Linked by Thom Holwerda on Fri 22nd Mar 2013 10:02 UTC
Hardware, Embedded Systems "But a powerful new type of computer that is about to be commercially deployed by a major American military contractor is taking computing into the strange, subatomic realm of quantum mechanics. In that infinitesimal neighborhood, common sense logic no longer seems to apply. A one can be a one, or it can be a one and a zero and everything in between - all at the same time. [...] Now, Lockheed Martin - which bought an early version of such a computer from the Canadian company D-Wave Systems two years ago - is confident enough in the technology to upgrade it to commercial scale, becoming the first company to use quantum computing as part of its business." I always get a bit skeptical whenever I hear the words 'quantum computing', but according to NewScientist, this is pretty legit.
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RE: Yes, but
by Lennie on Fri 22nd Mar 2013 12:24 UTC in reply to "Yes, but"
Lennie
Member since:
2007-09-22

Even more important can it be used to make certain encryption algorithms useless.

That is the thing I always care about.

And it is always the government agencies or government contractors that gets these kinds of systems first.

From an other article linked in the comments:

"There was a further limitation. Theoretically, the quantum computer should operate at a temperature of 0 kelvin, but such extreme cooling is impossible in practice, so D-Wave repeatedly ran the system at slightly above zero in the hope of reaching the lowest-energy state. Due to these higher temperatures the calculation got the right answer only 13 times after 10,000 attempts."

http://www.newscientist.com/blogs/shortsharpscience/2012/08/quantum...

So eventually you might end up with something like a couple of thousand guesses to decrypt certain data.

If that is true, that could be bad.

Edited 2013-03-22 12:37 UTC

Reply Parent Score: 5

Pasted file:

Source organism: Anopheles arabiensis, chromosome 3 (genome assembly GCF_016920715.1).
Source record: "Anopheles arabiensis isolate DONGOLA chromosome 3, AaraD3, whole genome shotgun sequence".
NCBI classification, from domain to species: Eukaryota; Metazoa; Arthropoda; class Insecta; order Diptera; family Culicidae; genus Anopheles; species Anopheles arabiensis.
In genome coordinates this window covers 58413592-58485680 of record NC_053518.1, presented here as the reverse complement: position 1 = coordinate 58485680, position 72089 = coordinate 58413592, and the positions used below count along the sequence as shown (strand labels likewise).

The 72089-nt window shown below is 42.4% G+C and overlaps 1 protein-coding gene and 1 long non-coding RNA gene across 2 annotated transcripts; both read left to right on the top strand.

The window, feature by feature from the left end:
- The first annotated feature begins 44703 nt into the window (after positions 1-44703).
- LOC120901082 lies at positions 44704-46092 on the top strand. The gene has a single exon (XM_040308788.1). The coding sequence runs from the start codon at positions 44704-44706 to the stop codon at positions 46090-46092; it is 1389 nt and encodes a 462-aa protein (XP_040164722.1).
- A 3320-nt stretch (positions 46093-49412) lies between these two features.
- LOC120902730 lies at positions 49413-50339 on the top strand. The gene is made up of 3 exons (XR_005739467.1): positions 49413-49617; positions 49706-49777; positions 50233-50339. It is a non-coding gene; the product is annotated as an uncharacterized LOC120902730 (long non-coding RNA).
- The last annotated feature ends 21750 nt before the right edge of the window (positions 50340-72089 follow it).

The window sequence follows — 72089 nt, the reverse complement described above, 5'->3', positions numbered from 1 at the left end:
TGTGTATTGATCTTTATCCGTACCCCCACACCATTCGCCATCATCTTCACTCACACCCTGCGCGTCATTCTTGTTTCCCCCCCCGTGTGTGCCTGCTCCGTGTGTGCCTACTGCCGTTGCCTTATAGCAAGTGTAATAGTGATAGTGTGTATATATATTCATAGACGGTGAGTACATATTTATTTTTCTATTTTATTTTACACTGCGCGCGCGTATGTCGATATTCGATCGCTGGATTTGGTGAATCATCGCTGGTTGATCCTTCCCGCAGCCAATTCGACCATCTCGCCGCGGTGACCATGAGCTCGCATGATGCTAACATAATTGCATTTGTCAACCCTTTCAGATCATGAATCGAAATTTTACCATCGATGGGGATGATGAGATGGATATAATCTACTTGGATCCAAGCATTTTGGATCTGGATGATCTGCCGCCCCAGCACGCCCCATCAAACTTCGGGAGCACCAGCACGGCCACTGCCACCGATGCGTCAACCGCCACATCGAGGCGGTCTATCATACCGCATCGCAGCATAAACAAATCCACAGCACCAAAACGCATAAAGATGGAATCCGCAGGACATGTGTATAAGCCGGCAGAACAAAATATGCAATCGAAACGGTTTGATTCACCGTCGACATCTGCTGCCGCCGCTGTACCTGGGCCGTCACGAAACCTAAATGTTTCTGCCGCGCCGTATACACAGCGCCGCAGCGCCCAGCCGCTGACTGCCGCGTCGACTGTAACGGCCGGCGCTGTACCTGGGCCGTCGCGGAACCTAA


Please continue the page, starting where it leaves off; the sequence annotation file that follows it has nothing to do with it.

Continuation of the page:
RE[2]: Yes, but
by xiaokj on Fri 22nd Mar 2013 16:21 in reply to "RE: Yes, but"
xiaokj Member since:
2005-06-30

Said improvements imperil current cryptography systems. However, it is not the end-all of cryptography -- the newest replacement in SSH and GPG security, for examples, include elliptic curves and another algorithm. These newer algorithms are not known to be attacked by quantum computation.

Reply Parent Score: 2

RE[3]: Yes, but
by Lennie on Fri 22nd Mar 2013 17:03 in reply to "RE[2]: Yes, but"
Lennie Member since:
2007-09-22

I know some are considered "quantum computing safe", but many commonly deployed implementations don't support that crypto yet. And even if the implementations support it, it doesn't mean they'll choose to use it when they talk to each other.

Reply Parent Score: 2

RE[3]: Yes, but
by Alfman on Sat 23rd Mar 2013 20:28 in reply to "RE[2]: Yes, but"
Alfman Member since:
2011-01-28

xiaokj,

"However, it is not the end-all of cryptography -- the newest replacement in SSH and GPG security, for examples, include elliptic curves and another algorithm. These newer algorithms are not known to be attacked by quantum computation."

Do you have a source for this? This very much interests me and I'd like to read more about it. It's a bit unintuitive as to why a quantum algorithm wouldn't work.


Wikipedia says this:

http://en.wikipedia.org/wiki/Elliptic_curve_cryptography#Quantum_co...
"Quantum computing attacks
Elliptic curve cryptography is vulnerable to a modified Shor's algorithm for solving the discrete logarithm problem on elliptic curves."

But it doesn't provide an online source.

Reply Parent Score: 2